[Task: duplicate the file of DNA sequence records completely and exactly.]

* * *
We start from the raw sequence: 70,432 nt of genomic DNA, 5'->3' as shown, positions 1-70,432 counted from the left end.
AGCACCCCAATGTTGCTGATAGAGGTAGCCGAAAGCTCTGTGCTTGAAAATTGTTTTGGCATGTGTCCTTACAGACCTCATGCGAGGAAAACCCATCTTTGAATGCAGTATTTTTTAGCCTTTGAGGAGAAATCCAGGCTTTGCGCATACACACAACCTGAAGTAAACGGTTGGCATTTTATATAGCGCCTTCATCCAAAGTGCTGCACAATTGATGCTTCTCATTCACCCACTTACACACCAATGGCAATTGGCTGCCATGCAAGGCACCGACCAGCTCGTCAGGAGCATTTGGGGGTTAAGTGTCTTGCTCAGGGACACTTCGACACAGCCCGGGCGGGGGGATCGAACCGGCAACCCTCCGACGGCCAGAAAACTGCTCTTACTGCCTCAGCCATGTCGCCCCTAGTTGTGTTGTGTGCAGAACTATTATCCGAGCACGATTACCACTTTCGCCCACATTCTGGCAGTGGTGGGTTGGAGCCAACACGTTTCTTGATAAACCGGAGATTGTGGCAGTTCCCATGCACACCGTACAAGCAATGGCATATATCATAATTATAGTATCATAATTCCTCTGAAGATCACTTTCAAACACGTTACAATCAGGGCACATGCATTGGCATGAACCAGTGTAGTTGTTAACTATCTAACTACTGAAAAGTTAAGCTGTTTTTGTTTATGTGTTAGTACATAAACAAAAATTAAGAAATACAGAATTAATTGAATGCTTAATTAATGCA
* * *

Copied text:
We start from the raw sequence: 70,432 nt of genomic DNA, 5'->3' as shown, positions 1-70,432 counted from the left end.
AGCACCCCAATGTTGCTGATAGAGGTAGCCGAAAGCTCTGTGCTTGAAAATTGTTTTGGCATGTGTCCTTACAGACCTCATGCGAGGAAAACCCATCTTTGAATGCAGTATTTTTTAGCCTTTGAGGAGAAATCCAGGCTTTGCGCATACACACAACCTGAAGTAAACGGTTGGCATTTTATATAGCGCCTTCATCCAAAGTGCTGCACAATTGATGCTTCTCATTCACCCACTTACACACCAATGGCAATTGGCTGCCATGCAAGGCACCGACCAGCTCGTCAGGAGCATTTGGGGGTTAAGTGTCTTGCTCAGGGACACTTCGACACAGCCCGGGCGGGGGGATCGAACCGGCAACCCTCCGACGGCCAGAAAACTGCTCTTACTGCCTCAGCCATGTCGCCCCTAGTTGTGTTGTGTGCAGAACTATTATCCGAGCACGATTACCACTTTCGCCCACATTCTGGCAGTGGTGGGTTGGAGCCAACACGTTTCTTGATAAACCGGAGATTGTGGCAGTTCCCATGCACACCGTACAAGCAATGGCATATATCATAATTATAGTATCATAATTCCTCTGAAGATCACTTTCAAACACGTTACAATCAGGGCACATGCATTGGCATGAACCAGTGTAGTTGTTAACTATCTAACTACTGAAAAGTTAAGCTGTTTTTGTTTATGTGTTAGTACATAAACAAAAATTAAGAAATACAGAATTAATTGAATGCTTAATTAATGCA